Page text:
The Brooklyn incident mentioned was an April explosion in the classroom of a Brooklyn High School chemistry teacher. Windows were shattered, but fortunately there were no deaths and the resulting fire was quickly extinguished. The cause was a chemical reaction in bottles that held a sodium compound. The school's 3,200 students were evacuated, but soon returned and classes resumed.

Despite the flurry of activity after the explosion, the investigations didn't generate enough interest to warrant a follow-up in the Syracuse Journal. The Solvay Process Company and its affiliate, Semet-Solvay, made safety a priority, but working with chemicals continued to be a risky business.

Syracuse American, October 13, 1929
Investigation of a report that two men were overcome by chlorine gas when the circulation pump to the liquefier burst at the Willis Avenue plant of the Solvay Process Company last Monday is being carried on by officials of the State Labor Bureau.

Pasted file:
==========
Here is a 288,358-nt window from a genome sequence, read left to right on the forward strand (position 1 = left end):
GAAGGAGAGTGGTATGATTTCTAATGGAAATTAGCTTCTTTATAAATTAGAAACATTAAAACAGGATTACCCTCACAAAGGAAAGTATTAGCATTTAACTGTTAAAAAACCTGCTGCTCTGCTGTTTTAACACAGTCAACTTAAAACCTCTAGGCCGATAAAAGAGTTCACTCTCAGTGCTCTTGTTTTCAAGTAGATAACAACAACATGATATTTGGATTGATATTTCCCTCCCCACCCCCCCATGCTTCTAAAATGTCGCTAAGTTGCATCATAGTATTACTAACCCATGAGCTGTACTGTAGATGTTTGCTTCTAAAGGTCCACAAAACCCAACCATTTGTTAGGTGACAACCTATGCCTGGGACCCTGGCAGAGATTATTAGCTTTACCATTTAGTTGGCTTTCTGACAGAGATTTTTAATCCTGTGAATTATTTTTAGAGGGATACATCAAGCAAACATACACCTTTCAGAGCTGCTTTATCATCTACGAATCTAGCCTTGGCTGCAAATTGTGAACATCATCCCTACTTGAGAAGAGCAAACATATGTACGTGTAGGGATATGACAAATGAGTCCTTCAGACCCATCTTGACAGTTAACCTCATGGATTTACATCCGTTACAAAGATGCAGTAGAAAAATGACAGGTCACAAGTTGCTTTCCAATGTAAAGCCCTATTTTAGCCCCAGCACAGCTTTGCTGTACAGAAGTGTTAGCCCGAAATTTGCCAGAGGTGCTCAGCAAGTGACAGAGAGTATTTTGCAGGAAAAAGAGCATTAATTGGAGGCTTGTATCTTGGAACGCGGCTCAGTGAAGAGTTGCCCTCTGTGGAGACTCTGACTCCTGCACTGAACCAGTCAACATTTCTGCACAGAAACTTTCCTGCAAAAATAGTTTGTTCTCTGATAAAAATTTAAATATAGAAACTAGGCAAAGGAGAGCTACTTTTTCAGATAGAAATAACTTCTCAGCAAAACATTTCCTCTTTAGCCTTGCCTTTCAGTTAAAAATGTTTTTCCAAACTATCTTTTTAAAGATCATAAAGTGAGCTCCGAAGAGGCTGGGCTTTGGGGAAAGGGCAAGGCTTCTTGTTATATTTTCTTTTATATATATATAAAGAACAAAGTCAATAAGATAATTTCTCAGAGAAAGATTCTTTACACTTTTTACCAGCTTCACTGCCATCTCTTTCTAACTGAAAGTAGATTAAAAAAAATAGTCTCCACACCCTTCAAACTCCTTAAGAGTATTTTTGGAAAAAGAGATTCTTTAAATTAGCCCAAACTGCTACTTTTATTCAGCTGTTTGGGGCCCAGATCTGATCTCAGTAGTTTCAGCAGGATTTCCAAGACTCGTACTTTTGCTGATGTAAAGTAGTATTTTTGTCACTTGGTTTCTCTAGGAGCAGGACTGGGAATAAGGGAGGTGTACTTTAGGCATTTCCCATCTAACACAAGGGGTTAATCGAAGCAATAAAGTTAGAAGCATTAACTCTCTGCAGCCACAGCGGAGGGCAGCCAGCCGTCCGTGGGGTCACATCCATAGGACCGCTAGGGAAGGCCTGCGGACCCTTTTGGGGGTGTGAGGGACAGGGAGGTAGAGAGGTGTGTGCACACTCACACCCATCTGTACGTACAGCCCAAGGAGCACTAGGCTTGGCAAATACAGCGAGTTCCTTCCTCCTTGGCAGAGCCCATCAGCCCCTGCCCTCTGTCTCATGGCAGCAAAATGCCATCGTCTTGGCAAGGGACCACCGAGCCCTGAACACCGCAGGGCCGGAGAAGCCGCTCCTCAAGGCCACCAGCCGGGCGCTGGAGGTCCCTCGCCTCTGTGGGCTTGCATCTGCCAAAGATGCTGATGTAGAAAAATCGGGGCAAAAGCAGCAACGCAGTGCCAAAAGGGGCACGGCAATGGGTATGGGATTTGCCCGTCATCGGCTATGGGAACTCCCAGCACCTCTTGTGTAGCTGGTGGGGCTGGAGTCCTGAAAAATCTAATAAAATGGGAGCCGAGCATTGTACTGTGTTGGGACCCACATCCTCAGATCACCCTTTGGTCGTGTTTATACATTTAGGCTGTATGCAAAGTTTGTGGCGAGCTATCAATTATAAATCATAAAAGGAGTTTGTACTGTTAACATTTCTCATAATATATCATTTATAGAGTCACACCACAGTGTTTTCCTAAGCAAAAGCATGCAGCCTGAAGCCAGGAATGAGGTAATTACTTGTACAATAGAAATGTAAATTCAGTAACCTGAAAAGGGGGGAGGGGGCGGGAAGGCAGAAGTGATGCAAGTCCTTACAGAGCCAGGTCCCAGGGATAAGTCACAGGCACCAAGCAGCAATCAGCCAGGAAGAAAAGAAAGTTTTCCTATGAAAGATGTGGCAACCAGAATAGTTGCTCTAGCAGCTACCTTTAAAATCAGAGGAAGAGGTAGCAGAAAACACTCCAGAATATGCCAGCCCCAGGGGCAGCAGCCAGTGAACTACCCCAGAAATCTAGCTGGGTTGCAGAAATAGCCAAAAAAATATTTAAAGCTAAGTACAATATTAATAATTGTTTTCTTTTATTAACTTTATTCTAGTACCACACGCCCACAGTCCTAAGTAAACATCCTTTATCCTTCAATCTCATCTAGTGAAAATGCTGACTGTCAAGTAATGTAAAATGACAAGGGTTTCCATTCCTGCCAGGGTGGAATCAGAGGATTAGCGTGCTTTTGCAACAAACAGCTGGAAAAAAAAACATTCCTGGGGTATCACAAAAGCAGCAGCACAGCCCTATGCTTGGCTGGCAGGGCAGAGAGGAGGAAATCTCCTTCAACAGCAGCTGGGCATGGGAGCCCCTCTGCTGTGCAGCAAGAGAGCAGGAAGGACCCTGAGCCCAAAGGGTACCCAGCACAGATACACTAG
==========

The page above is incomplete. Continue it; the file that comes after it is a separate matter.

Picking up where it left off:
The two men overcome, according to the investigators, were Robert Jacobs and Robert Truaz. Both required medical treatment after the explosion.

This is the second chloride explosion at the plant this year, the first resulting in death to one man and injury to many others.

 

Also:

1915: It felt like an earthquake.

1916: Deadly preview of an even great tragedy.

1918: Split Rock is ground zero.

1930: Disaster averted.

 
For another look at Solvay's past: Solvay-Geddes Historical Society